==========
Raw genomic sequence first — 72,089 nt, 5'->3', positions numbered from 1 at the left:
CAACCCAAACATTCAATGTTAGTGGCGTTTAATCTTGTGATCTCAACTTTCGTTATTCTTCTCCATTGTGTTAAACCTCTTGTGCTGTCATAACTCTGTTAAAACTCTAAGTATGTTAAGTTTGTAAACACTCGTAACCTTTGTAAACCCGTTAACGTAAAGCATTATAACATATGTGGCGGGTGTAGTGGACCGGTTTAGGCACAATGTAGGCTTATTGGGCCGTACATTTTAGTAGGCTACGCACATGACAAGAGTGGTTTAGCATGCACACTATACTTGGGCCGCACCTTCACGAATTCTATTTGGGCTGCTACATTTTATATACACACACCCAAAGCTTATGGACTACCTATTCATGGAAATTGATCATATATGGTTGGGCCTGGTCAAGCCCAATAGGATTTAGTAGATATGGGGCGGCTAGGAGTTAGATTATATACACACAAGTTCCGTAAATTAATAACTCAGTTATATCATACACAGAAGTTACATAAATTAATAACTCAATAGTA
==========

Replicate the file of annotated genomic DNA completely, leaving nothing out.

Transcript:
Raw genomic sequence first — 72,089 nt, 5'->3', positions numbered from 1 at the left:
CAACCCAAACATTCAATGTTAGTGGCGTTTAATCTTGTGATCTCAACTTTCGTTATTCTTCTCCATTGTGTTAAACCTCTTGTGCTGTCATAACTCTGTTAAAACTCTAAGTATGTTAAGTTTGTAAACACTCGTAACCTTTGTAAACCCGTTAACGTAAAGCATTATAACATATGTGGCGGGTGTAGTGGACCGGTTTAGGCACAATGTAGGCTTATTGGGCCGTACATTTTAGTAGGCTACGCACATGACAAGAGTGGTTTAGCATGCACACTATACTTGGGCCGCACCTTCACGAATTCTATTTGGGCTGCTACATTTTATATACACACACCCAAAGCTTATGGACTACCTATTCATGGAAATTGATCATATATGGTTGGGCCTGGTCAAGCCCAATAGGATTTAGTAGATATGGGGCGGCTAGGAGTTAGATTATATACACACAAGTTCCGTAAATTAATAACTCAGTTATATCATACACAGAAGTTACATAAATTAATAACTCAATAGTA